I loved this giant fern leaf about to uncurl. It was about the size of my hand.


This was the home of the rangers, with a small strawberry patch and I believe a large fig tree in their yard.

Maud island ranger house

We headed back out on the boat and came across an island with this toilet which goes to show the Kiwi humour!


Back at the harbour, some lenticular clouds that look like a UFO.


lenticular cloud marlborough sound havelock

It was a great day although it turned cold on the way back and the long 3+ hour boat ride was less than comfortable.

As an update to the hedgehog I mentioned in my last post, we found there are 3 babies living under the house. I haven’t seen the mother again and am afraid she may have been killed in the road so the babies are on their own.

baby hedgehog


Cute hoglet foot while having a feed.

You know me…I cut up some small pieces of raw chicken and fed and watered the first one I found and also put him (or her) on the scale, weighing in at 126 grams. That’s still pretty young to be without mom, but right on the edge of it. I then found a second one the day after who had lost its left eye, so I’ve dubbed that one “Lefty.” He was almost half the size of the first at 76 grams and was happy to have a feed and some water as well. Once Lefty was put back under the house, the other two came out and they did a little dance around each other which was very sweet and Lefty retired back to the nest while the others searched for food.


I will continue to supplement their diet if I find them outside to make sure they have a fighting chance and I also put a large mussel shell under the house with some water in it as it’s super dry here and I figure it’s better to be safe than sorry, even if they don’t drink from it. You can check out the video of the first cutie eating below. I love that they’re called hoglets or urchins when they’re small!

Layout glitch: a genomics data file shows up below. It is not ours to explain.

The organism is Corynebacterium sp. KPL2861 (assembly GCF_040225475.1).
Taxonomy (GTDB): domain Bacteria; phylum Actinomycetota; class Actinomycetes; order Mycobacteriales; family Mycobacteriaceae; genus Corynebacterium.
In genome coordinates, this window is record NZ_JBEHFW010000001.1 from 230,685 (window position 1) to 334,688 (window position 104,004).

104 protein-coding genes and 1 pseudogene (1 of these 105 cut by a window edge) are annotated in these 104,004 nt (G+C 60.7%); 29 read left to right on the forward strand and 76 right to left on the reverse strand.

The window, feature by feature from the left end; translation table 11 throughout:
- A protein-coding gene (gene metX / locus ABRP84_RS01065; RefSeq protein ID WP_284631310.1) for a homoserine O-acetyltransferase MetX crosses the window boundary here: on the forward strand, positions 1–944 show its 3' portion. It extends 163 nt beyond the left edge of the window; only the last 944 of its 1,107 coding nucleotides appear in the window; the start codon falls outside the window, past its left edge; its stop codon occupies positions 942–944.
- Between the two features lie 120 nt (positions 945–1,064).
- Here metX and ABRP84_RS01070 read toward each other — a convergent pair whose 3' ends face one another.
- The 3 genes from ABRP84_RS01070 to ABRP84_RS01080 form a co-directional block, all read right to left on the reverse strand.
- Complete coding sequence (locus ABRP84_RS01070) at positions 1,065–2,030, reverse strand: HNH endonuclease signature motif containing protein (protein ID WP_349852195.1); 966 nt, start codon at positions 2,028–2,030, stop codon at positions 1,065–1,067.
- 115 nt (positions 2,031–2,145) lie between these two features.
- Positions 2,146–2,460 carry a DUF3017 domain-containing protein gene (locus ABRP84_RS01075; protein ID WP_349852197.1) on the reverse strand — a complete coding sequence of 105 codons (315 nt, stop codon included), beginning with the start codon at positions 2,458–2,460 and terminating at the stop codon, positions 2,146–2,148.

0 thoughts on “Maud Island

    1. Girl, you’d fall in love. I just found another one out on the yard today and fed that one too. It’s snoozing in a pillowcase. Not sure if it’s #3 or one I haven’t seen yet. When I put it back under the house, we’ll see who comes out to greet ‘m. This one weighed 97g before feeding and 110 after.

    1. It is good to be here, regardless of how much I complain about things. I have to keep the big picture in perspective. I often think about looking back on my time here and feeling lucky I got to do it.

  1. This sums up life in NZ beautifully! Funny what is extraordinary to some is normal to others! (referring to Camille’s comment above). What a shame the sun didn’t come out for you, but the cloud cover would have been perfect for taking photos!

    1. Yes, everything is relative, isn’t it? I have to keep reminding myself though, that I’m privileged to be here and to be able to see things that most people can’t. When we were leaving on the boat, I looked back and said to Andy, “Take a good look, you’ll never see it again.” It was kind of sad to think that, but at least we had the opportunity. One Kiwi woman on the boat said she’s been wanting to see the place for years. I had only heard about it two days before we went. Just goes to show ya!